Baylis dates the official founding of the Philip religion to 21 September 1978, the day a British delegation presented a signed portrait of the duke to the cult. In return, they sent Philip a ceremonial pig-killing stick, and the duke mailed back a photograph of himself brandishing it on the palace lawn, sparking a relationship that’s persisted for nearly forty years. In order to fulfil a prophecy that they would one day meet their god in person, in 2007 Baylis helped organise a palace visit for a five-man envoy of Philipists, televised on the show Meet the Natives. His own trip to Tanna has added new dimensions to the religion as well. There are the myths, some re-seeded and some entirely new. (One of them, which tells of how Kwin Lisbet and Philip fell in love, turns out to be the invention of ‘Crawfie’, the queen’s excommunicated nanny.) Baylis added the celebration of Philip’s birthday to Tanna’s ritual calendar, and inadvertently introduced the notion, at first met with confusion and slight distaste, that three virgins are supposed to be promised to the duke.
As Chief Naiva warned Baylis, the beliefs and stories of the Philip cult are like ripples made by a stone cast into water: always moving and impossible to pin down. But the timing is revealing: the stone (or was it a yacht?) was cast on the eve of Vanuatu’s independence. When Philip vacationed offshore with the queen in 1974, the archipelago was teeming with political movements, organising for and against British and French joint rule. Political tides paired and pitted the John Frumists, Presbyterian and Catholic sects, ‘Modarets’ and militants in ever shifting alliances, further complicated by a cast of opportunistic foreigners such as the Lithuanian Holocaust survivor turned Nevada businessman Michael Oliver, who tried to establish a libertarian utopia in the islands. As everyone aligned under new banners and agendas, somehow the villagers of Yaohnanen found in the duke a powerful figurehead of their own: a god even more compelling because he was alive, and writing back. They said that England and Tanna were once connected islands created from the same volcanic explosion, severed halves which would one day be restored to primeval wholeness. (The theory also explains why the weather on Tanna is always so bad.) Some people on the island say that their body contains both a black and a white human inside it, harmoniously coexisting. Others claim that their white spirit-doppelganger is waiting for them in the UK.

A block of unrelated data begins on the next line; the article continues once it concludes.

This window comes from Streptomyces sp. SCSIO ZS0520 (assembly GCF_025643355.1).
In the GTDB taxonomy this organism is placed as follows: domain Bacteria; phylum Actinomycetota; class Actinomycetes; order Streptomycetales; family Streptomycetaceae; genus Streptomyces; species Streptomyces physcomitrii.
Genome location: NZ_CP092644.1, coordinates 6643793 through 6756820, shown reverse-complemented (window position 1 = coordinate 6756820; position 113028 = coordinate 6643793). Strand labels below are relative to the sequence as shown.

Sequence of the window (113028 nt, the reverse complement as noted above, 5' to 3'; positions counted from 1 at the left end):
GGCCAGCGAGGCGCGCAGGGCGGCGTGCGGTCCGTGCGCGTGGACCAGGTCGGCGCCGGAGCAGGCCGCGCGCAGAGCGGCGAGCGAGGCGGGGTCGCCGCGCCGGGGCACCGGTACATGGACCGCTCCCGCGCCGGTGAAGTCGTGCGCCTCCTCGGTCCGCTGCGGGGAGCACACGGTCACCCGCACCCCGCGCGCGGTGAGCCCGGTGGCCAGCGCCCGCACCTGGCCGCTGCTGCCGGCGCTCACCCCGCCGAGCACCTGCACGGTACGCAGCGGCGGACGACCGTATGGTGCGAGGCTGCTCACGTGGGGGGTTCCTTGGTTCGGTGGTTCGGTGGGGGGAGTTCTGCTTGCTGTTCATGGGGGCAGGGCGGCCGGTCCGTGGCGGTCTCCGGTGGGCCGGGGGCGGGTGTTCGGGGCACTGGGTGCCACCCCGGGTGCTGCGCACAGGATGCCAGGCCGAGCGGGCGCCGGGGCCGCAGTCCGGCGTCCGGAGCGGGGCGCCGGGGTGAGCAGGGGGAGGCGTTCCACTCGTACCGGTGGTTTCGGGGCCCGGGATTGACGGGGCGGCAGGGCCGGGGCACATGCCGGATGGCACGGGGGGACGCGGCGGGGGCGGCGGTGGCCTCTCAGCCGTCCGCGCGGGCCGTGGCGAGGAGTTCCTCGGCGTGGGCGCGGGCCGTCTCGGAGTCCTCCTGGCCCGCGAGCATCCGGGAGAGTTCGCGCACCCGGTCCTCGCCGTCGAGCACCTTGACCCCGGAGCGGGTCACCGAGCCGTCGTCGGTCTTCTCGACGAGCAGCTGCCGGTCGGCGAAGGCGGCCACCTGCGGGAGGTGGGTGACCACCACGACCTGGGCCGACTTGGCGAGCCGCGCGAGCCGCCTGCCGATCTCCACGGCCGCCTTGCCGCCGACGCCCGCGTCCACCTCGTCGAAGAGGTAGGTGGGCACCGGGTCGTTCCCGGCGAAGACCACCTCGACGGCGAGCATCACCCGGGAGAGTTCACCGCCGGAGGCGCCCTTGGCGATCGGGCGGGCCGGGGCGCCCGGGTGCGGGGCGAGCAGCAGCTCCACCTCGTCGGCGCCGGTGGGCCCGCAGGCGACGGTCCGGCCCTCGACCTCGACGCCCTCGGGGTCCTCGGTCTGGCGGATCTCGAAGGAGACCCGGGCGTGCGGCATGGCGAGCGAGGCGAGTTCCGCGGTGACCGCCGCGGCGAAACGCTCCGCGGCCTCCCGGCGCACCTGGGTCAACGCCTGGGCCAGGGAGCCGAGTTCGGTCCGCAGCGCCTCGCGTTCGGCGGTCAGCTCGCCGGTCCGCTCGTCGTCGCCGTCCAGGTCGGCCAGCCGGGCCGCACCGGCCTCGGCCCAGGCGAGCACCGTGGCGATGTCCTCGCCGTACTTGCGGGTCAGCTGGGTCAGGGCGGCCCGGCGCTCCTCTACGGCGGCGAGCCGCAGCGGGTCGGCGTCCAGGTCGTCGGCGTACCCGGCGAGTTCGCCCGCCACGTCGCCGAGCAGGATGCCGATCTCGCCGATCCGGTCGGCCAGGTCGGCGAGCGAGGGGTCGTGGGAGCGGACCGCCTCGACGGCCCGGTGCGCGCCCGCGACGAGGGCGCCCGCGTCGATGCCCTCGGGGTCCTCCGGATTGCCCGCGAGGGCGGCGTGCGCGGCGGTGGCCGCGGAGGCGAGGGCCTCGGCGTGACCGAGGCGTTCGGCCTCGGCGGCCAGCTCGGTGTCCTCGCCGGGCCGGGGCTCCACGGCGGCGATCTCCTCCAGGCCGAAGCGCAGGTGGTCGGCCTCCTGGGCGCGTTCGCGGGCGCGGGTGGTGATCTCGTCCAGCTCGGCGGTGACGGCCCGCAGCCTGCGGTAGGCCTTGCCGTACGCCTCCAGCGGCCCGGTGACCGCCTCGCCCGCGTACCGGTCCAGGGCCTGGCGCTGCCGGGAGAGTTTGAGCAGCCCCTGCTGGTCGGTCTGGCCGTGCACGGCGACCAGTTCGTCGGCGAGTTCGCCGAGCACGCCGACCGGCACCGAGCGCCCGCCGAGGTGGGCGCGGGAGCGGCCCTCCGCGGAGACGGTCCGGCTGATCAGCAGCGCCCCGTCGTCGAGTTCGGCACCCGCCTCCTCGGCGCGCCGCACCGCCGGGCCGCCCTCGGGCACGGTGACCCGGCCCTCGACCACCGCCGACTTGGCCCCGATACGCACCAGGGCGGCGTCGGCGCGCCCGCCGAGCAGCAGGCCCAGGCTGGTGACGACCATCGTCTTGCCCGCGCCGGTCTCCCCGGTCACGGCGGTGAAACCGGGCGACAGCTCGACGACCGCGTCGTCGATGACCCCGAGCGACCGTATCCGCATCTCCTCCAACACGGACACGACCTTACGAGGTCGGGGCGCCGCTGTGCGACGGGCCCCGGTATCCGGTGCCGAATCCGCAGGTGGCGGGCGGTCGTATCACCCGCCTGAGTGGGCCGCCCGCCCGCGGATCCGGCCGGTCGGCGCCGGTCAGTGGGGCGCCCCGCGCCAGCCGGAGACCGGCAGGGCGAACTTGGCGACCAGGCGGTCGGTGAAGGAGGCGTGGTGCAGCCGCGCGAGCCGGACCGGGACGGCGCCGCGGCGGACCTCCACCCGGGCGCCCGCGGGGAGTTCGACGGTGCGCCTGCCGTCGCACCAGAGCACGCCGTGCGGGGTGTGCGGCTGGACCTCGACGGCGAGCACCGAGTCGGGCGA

HMY Britannia was retired in 1997, when New Labour came to power, amid cries to curtail the crown’s expenditure, and not replaced. Seen on the news the lives of the royals might seem like one long, wacky, global cultural pageant. In February there was Prince Charles in a keffiyeh dancing with a sword at a Saudi Arabian festival, and in April Prince William and Kate Middleton rubbed noses with tattooed, bare-bottomed Maoris. Philip’s deification in Vanuatu is another opportunity to play dress-up, this time in a Melanesian god outfit. But with a home climate that oscillates from adoration to persecution, perhaps Philip needs the Philipists as much as they need Him. According to the myths, Philip will bestow on his followers prosperity – endless kava roots – and freedom from sickness, old age and death. Godhood might bring about the same for a 92-year-old man, in a family constantly under pressure to make more money.